My Tai Chi Sifu is in his late 60s my Xingyi Sifu is in his 50s and my Sanda Sifu, is my age. My Tai Chi and Sanda Sifus are both from China my Xingyi Sifu is from America. My past Wing Chun Sifu, American, is a couple years older than me, his teacher (Chinese) is in his 60s I believe. My first CMA Sifu (Chinese) is about 65 and he is talking about retiring but the rest are still going strong.

EDIT: By the way WHO you callin' old!! :)
 

jdinca

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Age isn't a barrier. I didn't start my martial arts career until I was 37. I have students who started in their late 50s. I think it all depends on what your goals are and what your personal ability is. I don't expect someone in their 50's to kick to the head but I sure do expect a kick to the knee of groin be technically just as good. We have a BB who finally earned it when he was 60. It took him a lot longer than it did some of the younger BB's but he is every bit as good as they are, it's just that his areas of strength are different (he hits really hard). In addition, a BB in our system, and many others, is only partially based on physical movement. The mental and spiritual aspects can be even more important.

I think one of the great things about martial arts is how it can be adapted to the student, without compromising the integrity of the system. Granted, only a fraction of those who take it up will receive their BB, but everyone can derive something positive from it.
 

FearlessFreep

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Funny part is that Taekwondo, Karate, etc.. are usually seen as kids activities. Something you have the kids into instead of lttle league or soccer.

The irony in that is that because of what martial arts actually are, when you get good at it, it's a pretty dangerous hobby and to get good at it...really good..requires an adulty body size, strength, and coordination...and knowledge and maturity.
 
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I started at the age of 5 with Judo. After watching Bruce Lee and David Carradine in the Cinema and TV I changed to Shaolin Kung-Fu, later Taekwon-Do, Kick-Boxing, Boxing, Sanda, Muay Thai and now I am learning Krav Maga and still there is no other sport in world which I enjoy more then the Martial Arts. :)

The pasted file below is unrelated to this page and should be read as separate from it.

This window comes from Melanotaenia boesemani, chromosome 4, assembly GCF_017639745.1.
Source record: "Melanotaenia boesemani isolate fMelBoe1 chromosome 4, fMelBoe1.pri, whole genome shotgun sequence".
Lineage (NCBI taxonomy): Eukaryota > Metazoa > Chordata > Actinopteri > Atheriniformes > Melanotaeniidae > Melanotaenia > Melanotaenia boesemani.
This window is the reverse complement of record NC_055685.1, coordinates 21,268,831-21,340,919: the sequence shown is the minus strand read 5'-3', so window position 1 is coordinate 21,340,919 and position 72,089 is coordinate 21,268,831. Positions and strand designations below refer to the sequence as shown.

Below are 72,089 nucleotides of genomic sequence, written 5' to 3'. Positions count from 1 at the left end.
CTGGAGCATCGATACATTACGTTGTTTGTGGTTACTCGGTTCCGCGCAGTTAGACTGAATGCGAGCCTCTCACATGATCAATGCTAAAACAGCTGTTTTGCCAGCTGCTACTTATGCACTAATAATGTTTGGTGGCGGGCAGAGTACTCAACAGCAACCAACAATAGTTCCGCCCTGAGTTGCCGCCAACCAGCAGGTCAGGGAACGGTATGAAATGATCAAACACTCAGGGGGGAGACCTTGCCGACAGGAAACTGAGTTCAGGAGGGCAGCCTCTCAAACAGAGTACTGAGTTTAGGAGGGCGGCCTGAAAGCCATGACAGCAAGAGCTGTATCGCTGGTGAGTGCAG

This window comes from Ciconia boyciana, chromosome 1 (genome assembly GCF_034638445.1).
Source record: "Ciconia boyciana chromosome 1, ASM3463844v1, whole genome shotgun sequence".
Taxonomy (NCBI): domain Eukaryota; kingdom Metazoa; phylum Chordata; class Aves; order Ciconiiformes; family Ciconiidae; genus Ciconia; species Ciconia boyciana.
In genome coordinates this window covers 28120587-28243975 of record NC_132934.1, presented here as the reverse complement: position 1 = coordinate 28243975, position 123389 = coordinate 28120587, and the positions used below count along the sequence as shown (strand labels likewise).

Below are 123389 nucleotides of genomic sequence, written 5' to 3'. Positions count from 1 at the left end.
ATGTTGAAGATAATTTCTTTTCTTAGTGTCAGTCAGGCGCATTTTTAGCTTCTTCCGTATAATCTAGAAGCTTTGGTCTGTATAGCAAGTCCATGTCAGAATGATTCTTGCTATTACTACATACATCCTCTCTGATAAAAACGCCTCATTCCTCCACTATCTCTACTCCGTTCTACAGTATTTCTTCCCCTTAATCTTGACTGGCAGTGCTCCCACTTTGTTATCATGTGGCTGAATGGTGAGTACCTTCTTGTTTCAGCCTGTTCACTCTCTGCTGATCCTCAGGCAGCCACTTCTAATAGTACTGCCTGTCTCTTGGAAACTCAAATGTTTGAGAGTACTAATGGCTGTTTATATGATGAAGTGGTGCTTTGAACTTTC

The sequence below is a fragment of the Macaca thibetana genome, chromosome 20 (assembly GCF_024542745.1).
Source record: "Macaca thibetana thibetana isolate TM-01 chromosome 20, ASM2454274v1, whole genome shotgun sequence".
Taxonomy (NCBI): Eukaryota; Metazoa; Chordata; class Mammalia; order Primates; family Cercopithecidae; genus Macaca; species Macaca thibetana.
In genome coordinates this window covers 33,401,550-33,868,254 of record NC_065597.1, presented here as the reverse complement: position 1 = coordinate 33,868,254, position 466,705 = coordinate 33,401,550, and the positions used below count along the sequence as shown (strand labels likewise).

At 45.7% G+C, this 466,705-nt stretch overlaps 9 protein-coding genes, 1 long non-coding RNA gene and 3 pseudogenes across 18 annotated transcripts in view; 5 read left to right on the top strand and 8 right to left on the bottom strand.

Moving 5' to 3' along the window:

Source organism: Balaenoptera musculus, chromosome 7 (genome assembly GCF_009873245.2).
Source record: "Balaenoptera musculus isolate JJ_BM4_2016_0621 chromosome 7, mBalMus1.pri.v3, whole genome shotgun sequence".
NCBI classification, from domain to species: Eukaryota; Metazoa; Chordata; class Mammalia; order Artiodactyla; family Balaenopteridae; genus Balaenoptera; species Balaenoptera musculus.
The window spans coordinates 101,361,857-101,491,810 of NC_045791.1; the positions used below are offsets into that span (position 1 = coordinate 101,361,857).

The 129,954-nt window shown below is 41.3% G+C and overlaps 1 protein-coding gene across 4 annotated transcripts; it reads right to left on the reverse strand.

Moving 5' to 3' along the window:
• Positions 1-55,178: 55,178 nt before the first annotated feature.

Cirdan

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Altough they are not a large group, I know several people in their 50s, 60s and even 70s that train regularly. One of then is a BB in his early 70s that started doing MA at 60. One thing that I`ve learned is to never underestimate these guys. They are fiendishly sneaky and pack a mean punch indeed.
 
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Altough they are not a large group, I know several people in their 50s, 60s and even 70s that train regularly. One of then is a BB in his early 70s that started doing MA at 60. One thing that I`ve learned is to never underestimate these guys. They are fiendishly sneaky and pack a mean punch indeed.

Hi Cirdan,

is that common in Norway ? I know that in France a lot of people in their 50s and older doing Savate織 but I have no idea about other European States.
 

shotokan-kez

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I don't think it's the age that matters at all, like someone mentioned earlier it's mainly the individual. I think if the person is in good health it doesnt matter how old they are.
My sensei has just turned 60! He is still as fantastic and brilliant as he always was. There are also other members that are over 50.
 

Cirdan

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Hi Cirdan,

is that common in Norway ? I know that in France a lot of people in their 50s and older doing Savate織 but I have no idea about other European States.

Generally there have been a few 50+ persons in evry dojo I have trained at. Many of the head instructors are also in this group. However there are of course a lot more older people doing cross country skiing here in Norway :viking1: